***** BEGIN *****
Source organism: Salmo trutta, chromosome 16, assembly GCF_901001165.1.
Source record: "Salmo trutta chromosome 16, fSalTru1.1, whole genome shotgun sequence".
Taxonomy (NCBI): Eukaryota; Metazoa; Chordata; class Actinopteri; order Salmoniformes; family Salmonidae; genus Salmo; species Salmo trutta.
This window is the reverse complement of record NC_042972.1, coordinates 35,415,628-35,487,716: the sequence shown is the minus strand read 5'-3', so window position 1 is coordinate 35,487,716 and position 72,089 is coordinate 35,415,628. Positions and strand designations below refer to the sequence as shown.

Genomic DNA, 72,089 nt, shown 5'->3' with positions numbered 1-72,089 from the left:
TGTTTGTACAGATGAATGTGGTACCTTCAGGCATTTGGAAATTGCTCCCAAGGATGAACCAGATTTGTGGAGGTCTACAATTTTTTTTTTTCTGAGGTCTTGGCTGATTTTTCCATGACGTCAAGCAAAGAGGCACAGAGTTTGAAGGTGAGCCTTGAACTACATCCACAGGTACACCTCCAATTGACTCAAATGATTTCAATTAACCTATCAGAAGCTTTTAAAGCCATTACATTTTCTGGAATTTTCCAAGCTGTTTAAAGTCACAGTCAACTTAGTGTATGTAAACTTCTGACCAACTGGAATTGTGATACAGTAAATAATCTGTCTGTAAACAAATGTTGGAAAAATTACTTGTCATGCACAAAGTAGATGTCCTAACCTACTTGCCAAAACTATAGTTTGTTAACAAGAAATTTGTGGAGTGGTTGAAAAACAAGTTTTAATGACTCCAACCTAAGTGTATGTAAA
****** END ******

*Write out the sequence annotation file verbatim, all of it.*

Source organism: Salmo trutta, chromosome 16, assembly GCF_901001165.1.
Source record: "Salmo trutta chromosome 16, fSalTru1.1, whole genome shotgun sequence".
Taxonomy (NCBI): Eukaryota; Metazoa; Chordata; class Actinopteri; order Salmoniformes; family Salmonidae; genus Salmo; species Salmo trutta.
This window is the reverse complement of record NC_042972.1, coordinates 35,415,628-35,487,716: the sequence shown is the minus strand read 5'-3', so window position 1 is coordinate 35,487,716 and position 72,089 is coordinate 35,415,628. Positions and strand designations below refer to the sequence as shown.

Genomic DNA, 72,089 nt, shown 5'->3' with positions numbered 1-72,089 from the left:
TGTTTGTACAGATGAATGTGGTACCTTCAGGCATTTGGAAATTGCTCCCAAGGATGAACCAGATTTGTGGAGGTCTACAATTTTTTTTTTTCTGAGGTCTTGGCTGATTTTTCCATGACGTCAAGCAAAGAGGCACAGAGTTTGAAGGTGAGCCTTGAACTACATCCACAGGTACACCTCCAATTGACTCAAATGATTTCAATTAACCTATCAGAAGCTTTTAAAGCCATTACATTTTCTGGAATTTTCCAAGCTGTTTAAAGTCACAGTCAACTTAGTGTATGTAAACTTCTGACCAACTGGAATTGTGATACAGTAAATAATCTGTCTGTAAACAAATGTTGGAAAAATTACTTGTCATGCACAAAGTAGATGTCCTAACCTACTTGCCAAAACTATAGTTTGTTAACAAGAAATTTGTGGAGTGGTTGAAAAACAAGTTTTAATGACTCCAACCTAAGTGTATGTAAA